British Gas today announced it’s cutting two of its gas tariffs by 5% from the end of February – the equivalent, it says, of £37 off the average annual bill for its 6.8 million customers.
The energy supplier is following hot on the heels of another Big Six supplier, Eon, who cut it’s prices by 3.5% last week.
To find the current cheapest tariff for you, use Which? Switch to compare energy prices. The new British Gas rates will not show up on any switching site until 27 February.
UPDATE 22/01/2015: The results of our annual survey on supplier customer satisfaction have now been revealed. See how British Gas got on in our rundown of the best – and worst energy companies.
How to get the cheaper gas tariffs
The British Gas price cut will be for both new and existing customers on it’s Standard and Fix & Fall tariffs, coming into effect on 27 February. British Gas says that if you’re an existing customer who isn’t already on one of these tariffs, you can switch onto them without any charge.
If you’re already on either the Standard or Fix & Fall tariff, you don’t need to do anything to get the reduction – the price cut will take effect from 27 February and will show up on your next bill after that date.
Which? welcomes energy price drop
British Gas is the second of the Big Six energy suppliers to respond to the falling price of wholesale energy, behind Eon. The price cuts come after Matthew Hancock, the Business, Energy and Enterprise Minister, wrote to the Big Six demanding price cuts because wholesale gas prices are 30% lower than a year earlier.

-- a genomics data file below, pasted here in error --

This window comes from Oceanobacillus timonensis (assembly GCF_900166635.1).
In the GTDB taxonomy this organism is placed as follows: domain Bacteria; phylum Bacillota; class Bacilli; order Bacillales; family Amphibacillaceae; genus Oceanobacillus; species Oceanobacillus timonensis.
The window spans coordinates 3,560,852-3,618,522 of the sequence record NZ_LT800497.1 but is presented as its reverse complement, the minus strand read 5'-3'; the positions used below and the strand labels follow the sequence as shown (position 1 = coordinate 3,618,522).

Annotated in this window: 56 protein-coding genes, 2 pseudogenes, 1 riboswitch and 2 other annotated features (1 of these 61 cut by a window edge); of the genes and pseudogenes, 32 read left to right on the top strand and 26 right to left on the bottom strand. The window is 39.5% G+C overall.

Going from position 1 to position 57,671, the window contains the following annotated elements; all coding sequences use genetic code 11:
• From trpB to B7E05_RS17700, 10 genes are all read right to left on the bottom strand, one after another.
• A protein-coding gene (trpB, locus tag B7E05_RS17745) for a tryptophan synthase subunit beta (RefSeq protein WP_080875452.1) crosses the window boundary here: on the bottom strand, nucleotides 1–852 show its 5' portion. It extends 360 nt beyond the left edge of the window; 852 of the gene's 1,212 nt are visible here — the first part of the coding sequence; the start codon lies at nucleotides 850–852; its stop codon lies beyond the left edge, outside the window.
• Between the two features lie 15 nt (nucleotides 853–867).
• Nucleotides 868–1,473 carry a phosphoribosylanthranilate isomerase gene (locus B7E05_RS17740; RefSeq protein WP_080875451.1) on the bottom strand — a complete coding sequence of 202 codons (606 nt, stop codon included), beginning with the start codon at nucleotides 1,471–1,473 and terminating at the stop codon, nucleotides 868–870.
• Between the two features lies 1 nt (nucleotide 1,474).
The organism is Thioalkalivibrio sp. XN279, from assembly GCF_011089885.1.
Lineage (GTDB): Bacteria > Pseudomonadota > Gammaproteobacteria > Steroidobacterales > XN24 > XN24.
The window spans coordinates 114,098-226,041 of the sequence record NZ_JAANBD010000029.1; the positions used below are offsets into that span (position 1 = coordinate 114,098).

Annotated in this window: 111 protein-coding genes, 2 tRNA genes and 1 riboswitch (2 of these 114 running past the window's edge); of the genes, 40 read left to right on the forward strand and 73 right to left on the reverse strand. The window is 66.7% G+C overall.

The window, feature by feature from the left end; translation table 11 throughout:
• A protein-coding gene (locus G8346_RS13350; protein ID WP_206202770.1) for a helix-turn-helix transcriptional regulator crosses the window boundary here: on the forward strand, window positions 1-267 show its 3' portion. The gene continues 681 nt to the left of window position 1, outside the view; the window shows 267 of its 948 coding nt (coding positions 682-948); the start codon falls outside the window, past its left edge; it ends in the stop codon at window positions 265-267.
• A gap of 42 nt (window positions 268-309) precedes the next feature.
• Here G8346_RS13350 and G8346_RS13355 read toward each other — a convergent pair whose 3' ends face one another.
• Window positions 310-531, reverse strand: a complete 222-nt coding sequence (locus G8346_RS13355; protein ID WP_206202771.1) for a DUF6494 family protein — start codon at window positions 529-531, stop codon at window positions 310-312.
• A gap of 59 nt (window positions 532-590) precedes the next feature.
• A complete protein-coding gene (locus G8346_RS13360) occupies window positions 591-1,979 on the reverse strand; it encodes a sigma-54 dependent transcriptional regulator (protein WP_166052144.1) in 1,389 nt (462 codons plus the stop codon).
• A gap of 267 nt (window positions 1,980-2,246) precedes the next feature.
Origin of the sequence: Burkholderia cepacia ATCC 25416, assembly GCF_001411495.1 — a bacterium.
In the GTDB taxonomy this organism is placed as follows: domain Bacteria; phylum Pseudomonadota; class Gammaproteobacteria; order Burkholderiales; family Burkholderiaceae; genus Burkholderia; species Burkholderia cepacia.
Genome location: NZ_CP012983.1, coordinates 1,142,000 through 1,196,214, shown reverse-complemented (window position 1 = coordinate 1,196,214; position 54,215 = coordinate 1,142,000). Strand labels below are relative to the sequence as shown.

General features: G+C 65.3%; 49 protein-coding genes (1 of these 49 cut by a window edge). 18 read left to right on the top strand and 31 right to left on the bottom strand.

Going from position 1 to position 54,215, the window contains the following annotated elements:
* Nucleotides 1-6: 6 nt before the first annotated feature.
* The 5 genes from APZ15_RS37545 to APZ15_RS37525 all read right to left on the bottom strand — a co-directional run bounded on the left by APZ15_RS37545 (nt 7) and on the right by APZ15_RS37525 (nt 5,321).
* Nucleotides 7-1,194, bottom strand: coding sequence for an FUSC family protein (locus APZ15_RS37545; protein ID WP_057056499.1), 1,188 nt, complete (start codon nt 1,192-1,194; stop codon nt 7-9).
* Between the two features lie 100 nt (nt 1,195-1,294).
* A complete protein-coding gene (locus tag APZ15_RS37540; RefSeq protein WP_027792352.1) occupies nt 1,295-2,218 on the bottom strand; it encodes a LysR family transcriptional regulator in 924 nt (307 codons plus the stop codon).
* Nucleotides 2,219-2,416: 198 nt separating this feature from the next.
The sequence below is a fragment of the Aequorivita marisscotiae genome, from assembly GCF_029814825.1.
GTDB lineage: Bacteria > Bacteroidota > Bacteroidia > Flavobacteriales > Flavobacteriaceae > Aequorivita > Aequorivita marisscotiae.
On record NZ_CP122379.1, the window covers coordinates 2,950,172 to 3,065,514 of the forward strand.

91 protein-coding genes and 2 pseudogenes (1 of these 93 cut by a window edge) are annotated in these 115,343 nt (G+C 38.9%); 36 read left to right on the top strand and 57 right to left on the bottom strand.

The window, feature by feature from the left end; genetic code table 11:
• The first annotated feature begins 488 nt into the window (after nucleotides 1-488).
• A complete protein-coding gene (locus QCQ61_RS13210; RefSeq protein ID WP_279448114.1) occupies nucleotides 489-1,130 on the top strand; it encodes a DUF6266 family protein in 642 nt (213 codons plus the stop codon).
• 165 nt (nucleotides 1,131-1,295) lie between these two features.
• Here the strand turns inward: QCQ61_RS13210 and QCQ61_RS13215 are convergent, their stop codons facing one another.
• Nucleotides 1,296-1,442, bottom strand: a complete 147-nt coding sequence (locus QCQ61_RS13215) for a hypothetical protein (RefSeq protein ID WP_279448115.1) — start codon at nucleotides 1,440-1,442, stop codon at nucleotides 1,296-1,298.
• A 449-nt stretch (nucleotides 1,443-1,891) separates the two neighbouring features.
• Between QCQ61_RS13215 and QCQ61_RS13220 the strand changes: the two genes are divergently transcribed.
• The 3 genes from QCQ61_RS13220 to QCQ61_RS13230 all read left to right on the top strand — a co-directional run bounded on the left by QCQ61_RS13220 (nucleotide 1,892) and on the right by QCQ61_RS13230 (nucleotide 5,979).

With both British Gas and Eon announcing price cuts, it’s likely to put pressure on the other ‘Big Six’ energy suppliers (EDF Energy, Npower, SSE and Scottish Power) to do the same.
Which? executive director, Richard Lloyd, said:
‘Wholesale costs have been falling for months and consumers expect to see this reflected in bills by now. British Gas customers will be questioning why they must wait so long to see their energy bills cut.
‘Every little helps, but this is another modest price cut for consumers in response to a significant shift in wholesale prices. Energy bills are consistently the number one financial concern for households, so we now need other suppliers to do more to help people struggling with the cold.
‘The Competition Authority’s investigation must look at whether falling wholesale energy costs are passed on fairly, or whether a lack of competition leaves us all out of pocket.’